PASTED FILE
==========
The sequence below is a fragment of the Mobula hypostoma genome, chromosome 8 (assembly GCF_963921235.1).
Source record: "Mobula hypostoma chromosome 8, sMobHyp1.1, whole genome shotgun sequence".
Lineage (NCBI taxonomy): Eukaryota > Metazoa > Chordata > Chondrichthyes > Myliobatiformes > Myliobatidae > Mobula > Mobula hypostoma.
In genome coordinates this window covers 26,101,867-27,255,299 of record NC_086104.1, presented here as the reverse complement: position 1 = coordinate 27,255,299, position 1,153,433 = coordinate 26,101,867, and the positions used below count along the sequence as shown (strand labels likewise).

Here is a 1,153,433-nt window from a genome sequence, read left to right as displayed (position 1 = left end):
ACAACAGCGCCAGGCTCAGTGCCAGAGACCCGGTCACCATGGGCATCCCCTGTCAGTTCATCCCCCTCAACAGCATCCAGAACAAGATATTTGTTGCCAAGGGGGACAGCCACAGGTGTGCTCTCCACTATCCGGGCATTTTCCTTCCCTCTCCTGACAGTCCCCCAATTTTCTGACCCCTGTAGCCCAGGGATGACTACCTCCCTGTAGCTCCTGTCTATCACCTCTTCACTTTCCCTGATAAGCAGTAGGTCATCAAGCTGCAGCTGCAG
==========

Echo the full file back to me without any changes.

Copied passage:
The sequence below is a fragment of the Mobula hypostoma genome, chromosome 8 (assembly GCF_963921235.1).
Source record: "Mobula hypostoma chromosome 8, sMobHyp1.1, whole genome shotgun sequence".
Lineage (NCBI taxonomy): Eukaryota > Metazoa > Chordata > Chondrichthyes > Myliobatiformes > Myliobatidae > Mobula > Mobula hypostoma.
In genome coordinates this window covers 26,101,867-27,255,299 of record NC_086104.1, presented here as the reverse complement: position 1 = coordinate 27,255,299, position 1,153,433 = coordinate 26,101,867, and the positions used below count along the sequence as shown (strand labels likewise).

Here is a 1,153,433-nt window from a genome sequence, read left to right as displayed (position 1 = left end):
ACAACAGCGCCAGGCTCAGTGCCAGAGACCCGGTCACCATGGGCATCCCCTGTCAGTTCATCCCCCTCAACAGCATCCAGAACAAGATATTTGTTGCCAAGGGGGACAGCCACAGGTGTGCTCTCCACTATCCGGGCATTTTCCTTCCCTCTCCTGACAGTCCCCCAATTTTCTGACCCCTGTAGCCCAGGGATGACTACCTCCCTGTAGCTCCTGTCTATCACCTCTTCACTTTCCCTGATAAGCAGTAGGTCATCAAGCTGCAGCTGCAG